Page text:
ARLINGTON, Va. (June 19, 2014) -- Sgt. 1st Class Tanner M. Welch, Sergeant of the Guard, 3rd U.S. Infantry Regiment (The Old Guard), participated in his last walk and conducted a rose laying ceremony at the Tomb of the Unknown Soldier at Arlington National Cemetery.
As a tomb sentinel, the last walk is the last time a sentinel will be on the guard post. It is a time for reflection and remembrance of duty and respect for the Unknowns.
"I have enjoyed seeing the Tomb through rain, sweltering heat, and inches of snow," said Welch. "I have the advantage of being able to be present when there is no one but a lone guard and myself as well as the buzz and hum of thousands of visitors."
The rose laying ceremony gives the sentinel the opportunity to pay their last respects to the Unknowns with a physical gift versus the gift of self. A sentinel lays a single red rose at the white marble sarcophagus above the grave of the World War I Unknown, and then lays other red roses at the crypts of the Unknowns from World War II, Korea and Vietnam that lie directly in front of the sarcophagus.
"It is difficult to explain fully what it means to be a Tomb Guard," said Welch. "There are different meanings based on your point of view. To me, it means doing the best you can every day. We always fall short of our goal, perfection, but we all strive for that goal to the best of our ability."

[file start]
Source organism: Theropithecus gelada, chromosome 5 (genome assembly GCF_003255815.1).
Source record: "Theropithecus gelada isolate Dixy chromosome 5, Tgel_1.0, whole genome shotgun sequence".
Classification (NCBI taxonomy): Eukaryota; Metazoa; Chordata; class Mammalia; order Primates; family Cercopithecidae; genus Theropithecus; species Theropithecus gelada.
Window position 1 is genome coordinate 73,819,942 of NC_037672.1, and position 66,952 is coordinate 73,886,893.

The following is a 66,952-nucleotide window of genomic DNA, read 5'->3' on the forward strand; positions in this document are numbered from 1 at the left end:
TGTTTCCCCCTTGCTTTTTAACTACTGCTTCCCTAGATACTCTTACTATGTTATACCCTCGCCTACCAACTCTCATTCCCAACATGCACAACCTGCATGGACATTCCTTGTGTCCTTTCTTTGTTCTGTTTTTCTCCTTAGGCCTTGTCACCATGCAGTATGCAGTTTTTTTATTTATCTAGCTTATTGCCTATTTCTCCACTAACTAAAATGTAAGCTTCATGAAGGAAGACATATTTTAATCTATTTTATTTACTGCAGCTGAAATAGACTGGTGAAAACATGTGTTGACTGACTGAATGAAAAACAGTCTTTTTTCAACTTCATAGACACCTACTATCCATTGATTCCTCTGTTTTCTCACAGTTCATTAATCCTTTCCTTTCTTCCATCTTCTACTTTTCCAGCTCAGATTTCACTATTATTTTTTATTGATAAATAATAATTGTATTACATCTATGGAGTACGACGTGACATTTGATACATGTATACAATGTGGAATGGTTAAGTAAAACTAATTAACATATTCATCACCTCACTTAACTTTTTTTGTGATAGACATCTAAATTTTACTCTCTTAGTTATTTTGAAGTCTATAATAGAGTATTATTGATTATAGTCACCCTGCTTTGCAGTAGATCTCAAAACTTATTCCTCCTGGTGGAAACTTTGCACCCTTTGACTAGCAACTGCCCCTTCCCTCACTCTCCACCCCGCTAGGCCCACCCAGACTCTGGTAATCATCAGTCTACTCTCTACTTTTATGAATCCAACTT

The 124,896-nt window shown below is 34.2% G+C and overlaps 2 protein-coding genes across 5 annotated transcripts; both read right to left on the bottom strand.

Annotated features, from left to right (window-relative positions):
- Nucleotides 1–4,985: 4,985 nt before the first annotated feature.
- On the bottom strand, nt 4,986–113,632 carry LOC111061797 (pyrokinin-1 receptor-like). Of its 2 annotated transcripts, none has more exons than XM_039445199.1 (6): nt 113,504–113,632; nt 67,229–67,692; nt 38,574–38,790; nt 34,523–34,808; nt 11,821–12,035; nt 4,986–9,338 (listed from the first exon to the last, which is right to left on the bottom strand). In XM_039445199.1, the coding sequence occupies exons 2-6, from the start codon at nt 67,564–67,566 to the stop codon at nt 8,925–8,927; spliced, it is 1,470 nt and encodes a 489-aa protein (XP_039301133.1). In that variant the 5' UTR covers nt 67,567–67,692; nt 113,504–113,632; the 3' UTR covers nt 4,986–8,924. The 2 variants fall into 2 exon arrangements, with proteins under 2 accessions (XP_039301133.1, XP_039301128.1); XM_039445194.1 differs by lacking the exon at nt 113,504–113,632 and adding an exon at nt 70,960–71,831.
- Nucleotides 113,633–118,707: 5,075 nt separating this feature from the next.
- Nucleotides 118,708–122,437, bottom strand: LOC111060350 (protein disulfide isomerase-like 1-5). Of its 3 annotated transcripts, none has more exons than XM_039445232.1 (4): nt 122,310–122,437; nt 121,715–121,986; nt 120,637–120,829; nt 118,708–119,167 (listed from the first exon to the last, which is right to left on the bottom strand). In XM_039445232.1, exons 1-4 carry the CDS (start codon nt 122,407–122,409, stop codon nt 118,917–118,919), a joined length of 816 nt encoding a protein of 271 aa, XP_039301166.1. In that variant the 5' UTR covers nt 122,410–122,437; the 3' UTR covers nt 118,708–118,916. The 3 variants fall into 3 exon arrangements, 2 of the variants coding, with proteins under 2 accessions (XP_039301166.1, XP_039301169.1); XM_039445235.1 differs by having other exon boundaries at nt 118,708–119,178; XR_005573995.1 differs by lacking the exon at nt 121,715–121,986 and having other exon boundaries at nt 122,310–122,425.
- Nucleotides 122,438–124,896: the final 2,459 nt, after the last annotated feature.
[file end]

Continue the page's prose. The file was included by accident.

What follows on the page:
The Tomb of the Unknown Soldier is guarded 24 hours a day, 365 days a year, and in all weather by Tomb Guard sentinels. Being a Sentinel is volunteer duty, and is considered to be the best of the elite 3rd U.S. Infantry Regiment (The Old Guard).
"The last 18 months as the Sergeant of the Guard, have been some of the most profound and life changing months of my adult life," said Welch. "It has truly been an honor to be allowed to go to work each day."
Welch will be reporting to 3rd Infantry Division at Fort Stewart, Ga. in 2015.
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